This perfection is described as “no longer half akin to Brute” repeating what I regard as his error about progress, namely that human imperfection is the result of animality rather than arrogance. He ends by stating that Hallam is a prototype of this new man, who will live, as Hallam does, in the life of God. He leaves his reader with his eschatological vision of the divine event that completes creation. I agree with those who think this wedding canto a splendid if unexpected end to In Memoriam. It carries his conclusion in a ritual which is a foretaste of universal fruitfulness.

As regards my own grief, I agree with Tennyson that personal faith and philosophy cannot be separated from the untimely death of dear ones. Just as it cannot be separated from the unjust suffering of millions who never have a chance of a good life because of poverty or oppression. If there is no after- life for these, no recompense for misery, no redemption of those in the pawn-shop of death, then there is no God. Tennyson faced up to this alternative, and worked his way towards a new faith that could co-exist with the new science of his time.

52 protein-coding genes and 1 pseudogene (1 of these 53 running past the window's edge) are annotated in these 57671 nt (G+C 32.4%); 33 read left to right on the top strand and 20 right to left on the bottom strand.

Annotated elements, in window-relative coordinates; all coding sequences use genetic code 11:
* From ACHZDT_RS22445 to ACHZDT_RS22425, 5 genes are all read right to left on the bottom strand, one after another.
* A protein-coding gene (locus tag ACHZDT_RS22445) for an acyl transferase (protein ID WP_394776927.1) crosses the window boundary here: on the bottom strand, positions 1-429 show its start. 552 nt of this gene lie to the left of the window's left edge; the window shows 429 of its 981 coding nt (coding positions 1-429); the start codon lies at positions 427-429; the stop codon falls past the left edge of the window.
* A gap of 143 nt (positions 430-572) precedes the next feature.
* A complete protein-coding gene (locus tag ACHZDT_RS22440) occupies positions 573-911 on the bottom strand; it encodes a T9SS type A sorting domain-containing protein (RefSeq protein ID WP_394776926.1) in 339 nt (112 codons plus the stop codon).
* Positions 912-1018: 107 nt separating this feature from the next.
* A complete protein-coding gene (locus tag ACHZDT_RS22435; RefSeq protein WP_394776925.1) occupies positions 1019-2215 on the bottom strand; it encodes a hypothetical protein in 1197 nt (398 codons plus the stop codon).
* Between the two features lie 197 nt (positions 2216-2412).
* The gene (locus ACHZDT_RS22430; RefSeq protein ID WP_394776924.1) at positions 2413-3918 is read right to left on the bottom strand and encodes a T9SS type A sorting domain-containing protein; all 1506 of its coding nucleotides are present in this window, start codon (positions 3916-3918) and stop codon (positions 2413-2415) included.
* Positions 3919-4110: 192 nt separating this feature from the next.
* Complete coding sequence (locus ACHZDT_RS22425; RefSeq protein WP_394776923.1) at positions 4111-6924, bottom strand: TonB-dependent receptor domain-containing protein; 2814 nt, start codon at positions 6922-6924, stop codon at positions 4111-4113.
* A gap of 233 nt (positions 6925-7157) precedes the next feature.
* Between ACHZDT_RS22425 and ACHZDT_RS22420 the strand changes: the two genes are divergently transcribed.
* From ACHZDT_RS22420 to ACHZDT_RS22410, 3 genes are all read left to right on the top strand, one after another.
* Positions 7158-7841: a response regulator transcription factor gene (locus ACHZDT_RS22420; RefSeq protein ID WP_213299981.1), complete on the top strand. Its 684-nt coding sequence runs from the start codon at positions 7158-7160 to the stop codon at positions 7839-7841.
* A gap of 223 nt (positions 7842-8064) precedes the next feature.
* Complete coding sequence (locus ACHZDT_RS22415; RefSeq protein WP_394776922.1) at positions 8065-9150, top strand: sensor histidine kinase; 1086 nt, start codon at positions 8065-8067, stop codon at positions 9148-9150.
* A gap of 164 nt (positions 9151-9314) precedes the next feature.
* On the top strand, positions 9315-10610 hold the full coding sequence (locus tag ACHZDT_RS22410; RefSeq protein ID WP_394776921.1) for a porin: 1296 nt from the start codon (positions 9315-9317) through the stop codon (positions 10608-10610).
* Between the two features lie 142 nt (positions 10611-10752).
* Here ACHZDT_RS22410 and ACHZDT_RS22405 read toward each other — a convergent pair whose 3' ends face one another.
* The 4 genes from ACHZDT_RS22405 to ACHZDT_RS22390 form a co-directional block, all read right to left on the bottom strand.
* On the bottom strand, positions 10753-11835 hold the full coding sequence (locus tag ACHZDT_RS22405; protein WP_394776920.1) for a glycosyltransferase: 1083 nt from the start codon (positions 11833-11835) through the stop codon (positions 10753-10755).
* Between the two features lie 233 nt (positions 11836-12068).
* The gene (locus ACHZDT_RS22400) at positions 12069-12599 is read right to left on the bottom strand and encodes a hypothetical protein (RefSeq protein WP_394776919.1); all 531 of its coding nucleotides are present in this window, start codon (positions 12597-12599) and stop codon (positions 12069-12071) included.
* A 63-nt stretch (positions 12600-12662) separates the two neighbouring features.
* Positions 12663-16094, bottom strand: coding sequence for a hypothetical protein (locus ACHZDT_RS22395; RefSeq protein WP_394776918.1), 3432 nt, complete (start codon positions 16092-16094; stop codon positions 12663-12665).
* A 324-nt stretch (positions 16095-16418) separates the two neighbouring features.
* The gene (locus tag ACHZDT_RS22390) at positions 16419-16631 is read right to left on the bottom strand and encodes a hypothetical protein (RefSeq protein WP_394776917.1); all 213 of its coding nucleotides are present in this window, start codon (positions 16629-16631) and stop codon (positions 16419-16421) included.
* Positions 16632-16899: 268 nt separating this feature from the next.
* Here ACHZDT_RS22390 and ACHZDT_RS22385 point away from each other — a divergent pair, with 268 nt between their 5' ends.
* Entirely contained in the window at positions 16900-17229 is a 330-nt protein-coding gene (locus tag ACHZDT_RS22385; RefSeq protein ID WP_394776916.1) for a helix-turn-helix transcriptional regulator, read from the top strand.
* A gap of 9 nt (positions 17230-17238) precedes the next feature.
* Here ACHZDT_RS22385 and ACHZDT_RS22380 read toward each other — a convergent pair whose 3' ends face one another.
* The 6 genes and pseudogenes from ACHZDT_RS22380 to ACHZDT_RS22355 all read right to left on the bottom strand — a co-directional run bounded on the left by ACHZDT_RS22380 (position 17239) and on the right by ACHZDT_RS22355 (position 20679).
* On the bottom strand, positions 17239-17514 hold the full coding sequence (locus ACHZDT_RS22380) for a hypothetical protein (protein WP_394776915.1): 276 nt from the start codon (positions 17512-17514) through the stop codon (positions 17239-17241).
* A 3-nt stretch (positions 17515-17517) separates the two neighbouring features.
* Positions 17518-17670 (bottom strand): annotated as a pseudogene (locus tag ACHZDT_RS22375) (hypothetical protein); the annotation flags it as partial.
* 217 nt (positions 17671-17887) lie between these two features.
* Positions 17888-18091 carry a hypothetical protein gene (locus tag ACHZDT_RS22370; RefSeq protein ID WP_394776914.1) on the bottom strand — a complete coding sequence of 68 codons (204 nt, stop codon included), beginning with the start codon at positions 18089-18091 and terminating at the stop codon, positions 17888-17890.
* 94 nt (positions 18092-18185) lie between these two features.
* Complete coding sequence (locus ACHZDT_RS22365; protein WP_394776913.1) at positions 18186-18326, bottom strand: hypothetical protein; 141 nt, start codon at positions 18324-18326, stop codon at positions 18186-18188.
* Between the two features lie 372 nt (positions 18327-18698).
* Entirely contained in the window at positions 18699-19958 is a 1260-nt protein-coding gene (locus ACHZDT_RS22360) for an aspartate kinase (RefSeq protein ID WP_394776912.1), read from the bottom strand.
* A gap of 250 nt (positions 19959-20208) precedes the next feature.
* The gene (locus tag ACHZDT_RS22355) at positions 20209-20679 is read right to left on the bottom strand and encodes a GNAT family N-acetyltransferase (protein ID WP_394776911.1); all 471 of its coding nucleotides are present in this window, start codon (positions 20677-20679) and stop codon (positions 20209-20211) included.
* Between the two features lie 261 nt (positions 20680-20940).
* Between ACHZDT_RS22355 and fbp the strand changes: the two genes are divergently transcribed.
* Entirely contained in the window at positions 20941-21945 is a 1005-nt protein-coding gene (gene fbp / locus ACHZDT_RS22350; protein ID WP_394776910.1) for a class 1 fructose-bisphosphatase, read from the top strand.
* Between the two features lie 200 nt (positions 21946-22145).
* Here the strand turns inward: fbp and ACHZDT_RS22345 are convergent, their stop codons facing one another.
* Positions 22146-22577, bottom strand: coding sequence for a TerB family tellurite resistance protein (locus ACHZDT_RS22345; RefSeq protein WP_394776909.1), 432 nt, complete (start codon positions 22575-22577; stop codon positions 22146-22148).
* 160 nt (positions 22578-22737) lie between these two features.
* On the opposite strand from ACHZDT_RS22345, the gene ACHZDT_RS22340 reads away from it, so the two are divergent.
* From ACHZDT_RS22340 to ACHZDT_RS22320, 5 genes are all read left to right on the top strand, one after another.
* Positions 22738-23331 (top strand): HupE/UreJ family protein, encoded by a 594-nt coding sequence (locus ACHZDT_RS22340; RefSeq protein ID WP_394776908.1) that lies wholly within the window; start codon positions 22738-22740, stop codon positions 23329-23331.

Thinking about our daughter’s death, and all the suffering of her addiction, I have been moved towards the theology/ philosophy of Alfred North Whitehead, who presents a God ceaselessly engaged with everything in creation, bearing its failure and working for its excellence. He/she is necessarily a suffering God – the “fellow sufferer who understands” who will not abandon any particle of existence. This does not give me the joyful positivity of Tennyson’s conclusion, nor of St. Paul’s in 1 Corinthians 15, but it does give me hope.